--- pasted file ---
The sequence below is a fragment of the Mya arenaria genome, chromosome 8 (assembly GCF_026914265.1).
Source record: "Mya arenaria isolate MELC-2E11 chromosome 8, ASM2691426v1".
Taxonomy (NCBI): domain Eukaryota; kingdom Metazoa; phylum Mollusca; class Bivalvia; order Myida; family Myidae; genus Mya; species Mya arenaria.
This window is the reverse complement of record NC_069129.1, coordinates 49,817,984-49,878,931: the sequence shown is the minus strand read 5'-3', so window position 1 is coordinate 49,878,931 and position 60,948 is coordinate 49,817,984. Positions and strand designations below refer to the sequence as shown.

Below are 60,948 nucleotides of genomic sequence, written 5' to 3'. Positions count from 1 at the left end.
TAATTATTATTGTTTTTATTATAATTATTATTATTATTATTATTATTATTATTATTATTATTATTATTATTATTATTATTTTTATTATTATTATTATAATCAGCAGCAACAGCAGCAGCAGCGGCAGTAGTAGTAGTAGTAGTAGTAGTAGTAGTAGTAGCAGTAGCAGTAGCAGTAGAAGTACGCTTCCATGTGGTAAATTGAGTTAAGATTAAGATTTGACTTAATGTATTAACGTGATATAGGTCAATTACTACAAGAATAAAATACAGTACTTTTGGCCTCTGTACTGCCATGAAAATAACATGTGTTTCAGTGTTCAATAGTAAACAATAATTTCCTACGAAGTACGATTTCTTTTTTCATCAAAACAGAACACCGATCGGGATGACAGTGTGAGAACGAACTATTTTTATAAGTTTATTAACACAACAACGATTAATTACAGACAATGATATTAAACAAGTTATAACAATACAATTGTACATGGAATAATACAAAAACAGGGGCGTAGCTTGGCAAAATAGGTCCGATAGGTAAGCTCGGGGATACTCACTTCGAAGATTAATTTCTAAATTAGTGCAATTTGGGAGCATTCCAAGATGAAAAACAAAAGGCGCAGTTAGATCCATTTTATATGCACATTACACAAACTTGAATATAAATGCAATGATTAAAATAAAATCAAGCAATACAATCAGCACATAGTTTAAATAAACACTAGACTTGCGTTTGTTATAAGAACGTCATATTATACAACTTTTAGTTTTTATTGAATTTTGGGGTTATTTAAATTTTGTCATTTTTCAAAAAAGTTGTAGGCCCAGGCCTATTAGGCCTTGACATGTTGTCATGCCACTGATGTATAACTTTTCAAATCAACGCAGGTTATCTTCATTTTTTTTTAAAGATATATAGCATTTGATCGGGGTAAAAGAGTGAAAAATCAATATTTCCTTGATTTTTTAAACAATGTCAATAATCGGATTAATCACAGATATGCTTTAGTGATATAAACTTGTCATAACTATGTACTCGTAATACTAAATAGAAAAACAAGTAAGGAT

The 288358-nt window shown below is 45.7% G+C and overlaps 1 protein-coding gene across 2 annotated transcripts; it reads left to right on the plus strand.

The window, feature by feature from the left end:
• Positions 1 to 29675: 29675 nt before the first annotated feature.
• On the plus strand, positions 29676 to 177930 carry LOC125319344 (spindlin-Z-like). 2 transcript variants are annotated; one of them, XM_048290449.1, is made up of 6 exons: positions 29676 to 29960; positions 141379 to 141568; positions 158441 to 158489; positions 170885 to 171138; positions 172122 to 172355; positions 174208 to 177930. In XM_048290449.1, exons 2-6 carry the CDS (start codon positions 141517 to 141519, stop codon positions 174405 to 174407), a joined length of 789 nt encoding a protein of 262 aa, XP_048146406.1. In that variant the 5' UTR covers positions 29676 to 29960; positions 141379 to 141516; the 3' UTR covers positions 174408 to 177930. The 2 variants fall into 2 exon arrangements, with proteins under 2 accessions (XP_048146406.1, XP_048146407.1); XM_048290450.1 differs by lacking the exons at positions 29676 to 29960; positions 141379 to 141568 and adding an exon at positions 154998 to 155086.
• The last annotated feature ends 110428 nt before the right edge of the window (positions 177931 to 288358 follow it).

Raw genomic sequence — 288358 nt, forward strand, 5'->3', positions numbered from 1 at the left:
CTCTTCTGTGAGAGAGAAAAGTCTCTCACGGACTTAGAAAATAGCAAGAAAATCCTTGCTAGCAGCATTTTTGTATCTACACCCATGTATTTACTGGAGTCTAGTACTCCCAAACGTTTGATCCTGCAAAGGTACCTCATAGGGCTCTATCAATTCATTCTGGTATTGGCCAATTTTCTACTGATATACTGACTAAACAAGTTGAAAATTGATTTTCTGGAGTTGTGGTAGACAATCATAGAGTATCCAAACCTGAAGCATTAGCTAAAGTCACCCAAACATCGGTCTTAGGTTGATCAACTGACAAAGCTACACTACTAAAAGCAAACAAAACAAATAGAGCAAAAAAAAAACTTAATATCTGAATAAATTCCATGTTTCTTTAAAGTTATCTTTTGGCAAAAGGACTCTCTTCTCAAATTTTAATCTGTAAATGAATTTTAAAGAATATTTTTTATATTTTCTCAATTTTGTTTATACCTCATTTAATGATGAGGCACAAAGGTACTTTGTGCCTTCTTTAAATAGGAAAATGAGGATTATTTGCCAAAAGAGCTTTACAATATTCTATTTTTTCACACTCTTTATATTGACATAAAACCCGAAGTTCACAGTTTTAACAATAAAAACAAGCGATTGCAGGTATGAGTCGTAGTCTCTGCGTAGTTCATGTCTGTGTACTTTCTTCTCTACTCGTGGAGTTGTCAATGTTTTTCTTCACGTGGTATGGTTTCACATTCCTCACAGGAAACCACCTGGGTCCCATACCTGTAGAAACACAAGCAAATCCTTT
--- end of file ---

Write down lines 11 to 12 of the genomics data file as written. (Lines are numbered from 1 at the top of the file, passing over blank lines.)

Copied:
• The last annotated feature ends 110428 nt before the right edge of the window (positions 177931 to 288358 follow it).

Raw genomic sequence — 288358 nt, forward strand, 5'->3', positions numbered from 1 at the left: